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Singh discusses her research in India on infertility

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Apply for 2-year NICHD Postdoctoral Fellowships that begin September 2015

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Martha Bailey and Nicolas Duquette win Cole Prize for article on War on Poverty

Michigan's graduate sociology program tied for 4th with Stanford in USN&WR rankings

Next Brown Bag

Monday, Jan 12
Filiz Garip, Changing Dynamics of Mexico-U.S. Migration

Effect of drive-through delivery laws on postpartum length of stay and hospital charges

Publication Abstract

Liu, Z.M., W.H. Dow, and Edward Norton. 2004. "Effect of drive-through delivery laws on postpartum length of stay and hospital charges." Journal of Health Economics, 23(1): 129-155.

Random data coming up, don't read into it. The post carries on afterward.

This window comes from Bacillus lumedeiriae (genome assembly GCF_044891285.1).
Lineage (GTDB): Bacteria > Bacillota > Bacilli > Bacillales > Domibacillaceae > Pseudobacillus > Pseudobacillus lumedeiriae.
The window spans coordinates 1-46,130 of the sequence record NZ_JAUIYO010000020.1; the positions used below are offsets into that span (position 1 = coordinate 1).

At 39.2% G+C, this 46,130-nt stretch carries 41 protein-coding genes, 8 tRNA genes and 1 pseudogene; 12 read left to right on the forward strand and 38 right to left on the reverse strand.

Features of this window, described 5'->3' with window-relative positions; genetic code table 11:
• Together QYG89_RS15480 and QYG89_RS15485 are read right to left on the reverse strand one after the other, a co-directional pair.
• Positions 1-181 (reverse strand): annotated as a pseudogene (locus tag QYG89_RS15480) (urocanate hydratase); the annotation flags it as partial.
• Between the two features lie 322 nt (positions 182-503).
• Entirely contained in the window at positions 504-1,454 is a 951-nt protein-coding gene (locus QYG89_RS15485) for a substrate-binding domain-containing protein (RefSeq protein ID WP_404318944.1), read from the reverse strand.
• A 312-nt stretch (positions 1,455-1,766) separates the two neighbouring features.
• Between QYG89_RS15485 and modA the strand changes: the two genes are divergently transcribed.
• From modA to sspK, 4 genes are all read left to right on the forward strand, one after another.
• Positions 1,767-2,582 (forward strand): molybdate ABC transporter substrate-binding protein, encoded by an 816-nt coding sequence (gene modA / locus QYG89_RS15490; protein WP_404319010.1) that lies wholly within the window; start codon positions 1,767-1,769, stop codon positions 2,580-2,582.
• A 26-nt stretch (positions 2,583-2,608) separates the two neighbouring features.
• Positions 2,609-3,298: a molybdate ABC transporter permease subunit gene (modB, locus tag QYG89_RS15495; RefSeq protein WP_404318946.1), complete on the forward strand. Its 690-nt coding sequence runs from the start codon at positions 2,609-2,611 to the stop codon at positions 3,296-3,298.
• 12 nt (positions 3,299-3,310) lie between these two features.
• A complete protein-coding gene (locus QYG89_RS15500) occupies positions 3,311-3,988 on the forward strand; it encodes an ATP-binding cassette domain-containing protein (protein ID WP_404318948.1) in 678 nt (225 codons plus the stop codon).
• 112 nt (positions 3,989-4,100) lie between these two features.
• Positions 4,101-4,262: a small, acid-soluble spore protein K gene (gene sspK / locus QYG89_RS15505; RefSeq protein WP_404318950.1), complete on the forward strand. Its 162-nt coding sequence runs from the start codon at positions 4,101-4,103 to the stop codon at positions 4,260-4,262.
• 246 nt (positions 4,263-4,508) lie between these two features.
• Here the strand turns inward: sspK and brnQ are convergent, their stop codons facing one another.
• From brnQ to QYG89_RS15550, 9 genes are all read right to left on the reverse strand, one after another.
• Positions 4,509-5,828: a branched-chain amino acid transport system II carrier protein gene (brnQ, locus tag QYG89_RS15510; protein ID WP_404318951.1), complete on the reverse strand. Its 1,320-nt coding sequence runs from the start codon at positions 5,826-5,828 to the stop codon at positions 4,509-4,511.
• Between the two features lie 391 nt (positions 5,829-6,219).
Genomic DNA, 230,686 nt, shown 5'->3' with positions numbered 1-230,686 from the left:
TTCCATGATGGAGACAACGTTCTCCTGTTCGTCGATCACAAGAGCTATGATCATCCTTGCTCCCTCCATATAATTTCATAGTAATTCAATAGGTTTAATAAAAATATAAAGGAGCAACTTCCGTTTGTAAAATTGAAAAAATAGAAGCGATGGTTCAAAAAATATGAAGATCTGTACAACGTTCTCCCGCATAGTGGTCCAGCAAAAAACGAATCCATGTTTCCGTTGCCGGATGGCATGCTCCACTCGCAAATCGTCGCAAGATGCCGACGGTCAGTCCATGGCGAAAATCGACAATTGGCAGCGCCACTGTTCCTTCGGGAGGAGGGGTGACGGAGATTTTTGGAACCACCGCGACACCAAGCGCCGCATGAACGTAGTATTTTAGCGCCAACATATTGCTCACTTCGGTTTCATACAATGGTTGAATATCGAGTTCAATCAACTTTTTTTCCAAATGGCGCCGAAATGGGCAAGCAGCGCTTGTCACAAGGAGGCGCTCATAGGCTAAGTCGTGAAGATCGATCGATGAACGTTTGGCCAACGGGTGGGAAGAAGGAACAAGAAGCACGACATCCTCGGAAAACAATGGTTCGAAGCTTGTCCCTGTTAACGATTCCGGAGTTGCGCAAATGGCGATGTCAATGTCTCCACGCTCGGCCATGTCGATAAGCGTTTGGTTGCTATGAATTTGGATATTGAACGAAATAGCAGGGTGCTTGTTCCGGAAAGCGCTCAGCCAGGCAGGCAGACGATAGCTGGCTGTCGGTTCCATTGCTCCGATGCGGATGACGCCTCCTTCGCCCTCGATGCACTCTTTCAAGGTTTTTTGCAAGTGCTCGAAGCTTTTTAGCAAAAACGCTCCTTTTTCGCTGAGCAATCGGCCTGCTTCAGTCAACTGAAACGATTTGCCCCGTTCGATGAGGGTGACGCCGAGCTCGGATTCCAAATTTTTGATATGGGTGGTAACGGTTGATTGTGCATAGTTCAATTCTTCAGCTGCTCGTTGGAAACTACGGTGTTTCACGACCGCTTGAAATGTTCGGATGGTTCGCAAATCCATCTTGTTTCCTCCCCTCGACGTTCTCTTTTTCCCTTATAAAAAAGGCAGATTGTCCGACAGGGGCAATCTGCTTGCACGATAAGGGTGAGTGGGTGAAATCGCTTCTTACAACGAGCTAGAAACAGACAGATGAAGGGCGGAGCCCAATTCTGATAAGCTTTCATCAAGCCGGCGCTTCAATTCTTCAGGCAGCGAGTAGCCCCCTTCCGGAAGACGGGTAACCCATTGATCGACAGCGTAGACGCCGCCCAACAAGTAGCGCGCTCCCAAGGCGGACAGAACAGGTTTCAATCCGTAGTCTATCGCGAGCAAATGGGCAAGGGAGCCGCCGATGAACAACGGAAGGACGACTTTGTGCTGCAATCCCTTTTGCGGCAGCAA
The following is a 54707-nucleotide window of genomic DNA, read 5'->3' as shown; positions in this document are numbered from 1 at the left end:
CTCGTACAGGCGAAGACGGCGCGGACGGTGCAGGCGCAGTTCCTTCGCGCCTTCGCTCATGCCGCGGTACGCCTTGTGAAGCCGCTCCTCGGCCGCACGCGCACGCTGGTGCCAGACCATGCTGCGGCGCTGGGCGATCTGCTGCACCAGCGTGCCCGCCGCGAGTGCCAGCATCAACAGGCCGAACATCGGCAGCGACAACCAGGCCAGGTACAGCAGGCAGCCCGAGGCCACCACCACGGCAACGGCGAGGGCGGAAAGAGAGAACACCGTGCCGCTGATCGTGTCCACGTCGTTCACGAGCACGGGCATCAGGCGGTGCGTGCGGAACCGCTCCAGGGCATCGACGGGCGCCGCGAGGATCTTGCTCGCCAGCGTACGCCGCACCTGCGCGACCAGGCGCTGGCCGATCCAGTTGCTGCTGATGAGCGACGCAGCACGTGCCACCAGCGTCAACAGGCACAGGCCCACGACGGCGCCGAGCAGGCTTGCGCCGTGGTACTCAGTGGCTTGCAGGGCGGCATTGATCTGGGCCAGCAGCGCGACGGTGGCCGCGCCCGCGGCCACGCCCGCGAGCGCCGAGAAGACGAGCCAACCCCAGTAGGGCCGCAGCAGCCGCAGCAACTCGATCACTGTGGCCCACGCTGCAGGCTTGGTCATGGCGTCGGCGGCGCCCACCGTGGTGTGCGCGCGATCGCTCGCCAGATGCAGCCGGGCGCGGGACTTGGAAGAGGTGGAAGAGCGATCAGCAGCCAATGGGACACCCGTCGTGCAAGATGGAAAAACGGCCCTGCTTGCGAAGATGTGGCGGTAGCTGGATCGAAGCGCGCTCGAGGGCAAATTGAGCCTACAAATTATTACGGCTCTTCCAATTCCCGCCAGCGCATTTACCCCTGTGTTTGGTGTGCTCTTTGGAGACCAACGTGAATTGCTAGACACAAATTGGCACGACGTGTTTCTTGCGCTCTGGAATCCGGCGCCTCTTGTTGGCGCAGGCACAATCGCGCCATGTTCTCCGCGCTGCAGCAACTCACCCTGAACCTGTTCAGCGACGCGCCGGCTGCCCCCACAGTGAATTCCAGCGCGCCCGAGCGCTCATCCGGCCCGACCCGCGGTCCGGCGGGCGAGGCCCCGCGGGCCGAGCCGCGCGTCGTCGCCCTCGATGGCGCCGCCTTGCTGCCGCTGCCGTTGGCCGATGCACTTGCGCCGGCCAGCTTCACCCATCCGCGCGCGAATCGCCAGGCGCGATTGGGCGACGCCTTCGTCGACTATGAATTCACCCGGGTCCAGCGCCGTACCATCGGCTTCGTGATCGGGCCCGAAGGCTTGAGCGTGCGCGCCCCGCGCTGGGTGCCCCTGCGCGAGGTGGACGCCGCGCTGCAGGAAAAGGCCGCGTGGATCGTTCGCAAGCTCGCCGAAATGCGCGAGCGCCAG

Postpartum hospital length of stay fell rapidly during the 1980s and 1990s, perhaps due to increased managed care penetration. In response, 32 states enacted early postpartum discharge laws between 1995 and 1997, and a federal law took effect in 1998. We analyze how these laws changed length of stay and hospital charges, using a national discharge database. Difference-in-differences models show that the laws increased both length of stay and hospital charges, but the magnitude of this effect is much smaller than has been estimated in previously reported case studies. Furthermore, we find that effects vary by law details, that ERISA diluted the law effects, and that law effects partially spilled over to unregulated Medicaid births. (C) 2003 Elsevier B.V. All rights reserved.

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